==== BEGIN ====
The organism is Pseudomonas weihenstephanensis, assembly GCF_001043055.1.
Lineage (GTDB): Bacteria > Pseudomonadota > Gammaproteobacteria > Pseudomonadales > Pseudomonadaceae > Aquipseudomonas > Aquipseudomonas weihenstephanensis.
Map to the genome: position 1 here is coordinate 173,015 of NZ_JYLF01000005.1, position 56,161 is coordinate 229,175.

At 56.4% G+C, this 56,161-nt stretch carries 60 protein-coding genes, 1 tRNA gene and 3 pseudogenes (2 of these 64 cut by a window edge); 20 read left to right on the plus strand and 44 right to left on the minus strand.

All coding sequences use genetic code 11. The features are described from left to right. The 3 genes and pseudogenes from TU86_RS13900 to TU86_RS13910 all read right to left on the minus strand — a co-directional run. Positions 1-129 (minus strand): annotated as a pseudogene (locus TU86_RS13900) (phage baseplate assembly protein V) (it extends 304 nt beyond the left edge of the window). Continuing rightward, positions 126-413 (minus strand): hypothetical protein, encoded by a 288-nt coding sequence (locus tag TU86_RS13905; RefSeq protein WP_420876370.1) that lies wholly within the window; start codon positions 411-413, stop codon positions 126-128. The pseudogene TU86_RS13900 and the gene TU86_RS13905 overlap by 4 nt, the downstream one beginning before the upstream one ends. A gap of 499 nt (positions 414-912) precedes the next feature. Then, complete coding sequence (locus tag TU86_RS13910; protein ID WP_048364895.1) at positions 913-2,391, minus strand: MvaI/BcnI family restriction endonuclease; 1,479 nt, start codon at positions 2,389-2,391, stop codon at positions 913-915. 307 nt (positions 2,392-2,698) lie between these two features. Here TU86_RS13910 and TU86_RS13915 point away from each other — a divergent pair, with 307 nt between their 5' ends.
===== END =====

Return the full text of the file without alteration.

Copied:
The organism is Pseudomonas weihenstephanensis, assembly GCF_001043055.1.
Lineage (GTDB): Bacteria > Pseudomonadota > Gammaproteobacteria > Pseudomonadales > Pseudomonadaceae > Aquipseudomonas > Aquipseudomonas weihenstephanensis.
Map to the genome: position 1 here is coordinate 173,015 of NZ_JYLF01000005.1, position 56,161 is coordinate 229,175.

At 56.4% G+C, this 56,161-nt stretch carries 60 protein-coding genes, 1 tRNA gene and 3 pseudogenes (2 of these 64 cut by a window edge); 20 read left to right on the plus strand and 44 right to left on the minus strand.

All coding sequences use genetic code 11. The features are described from left to right. The 3 genes and pseudogenes from TU86_RS13900 to TU86_RS13910 all read right to left on the minus strand — a co-directional run. Positions 1-129 (minus strand): annotated as a pseudogene (locus TU86_RS13900) (phage baseplate assembly protein V) (it extends 304 nt beyond the left edge of the window). Continuing rightward, positions 126-413 (minus strand): hypothetical protein, encoded by a 288-nt coding sequence (locus tag TU86_RS13905; RefSeq protein WP_420876370.1) that lies wholly within the window; start codon positions 411-413, stop codon positions 126-128. The pseudogene TU86_RS13900 and the gene TU86_RS13905 overlap by 4 nt, the downstream one beginning before the upstream one ends. A gap of 499 nt (positions 414-912) precedes the next feature. Then, complete coding sequence (locus tag TU86_RS13910; protein ID WP_048364895.1) at positions 913-2,391, minus strand: MvaI/BcnI family restriction endonuclease; 1,479 nt, start codon at positions 2,389-2,391, stop codon at positions 913-915. 307 nt (positions 2,392-2,698) lie between these two features. Here TU86_RS13910 and TU86_RS13915 point away from each other — a divergent pair, with 307 nt between their 5' ends.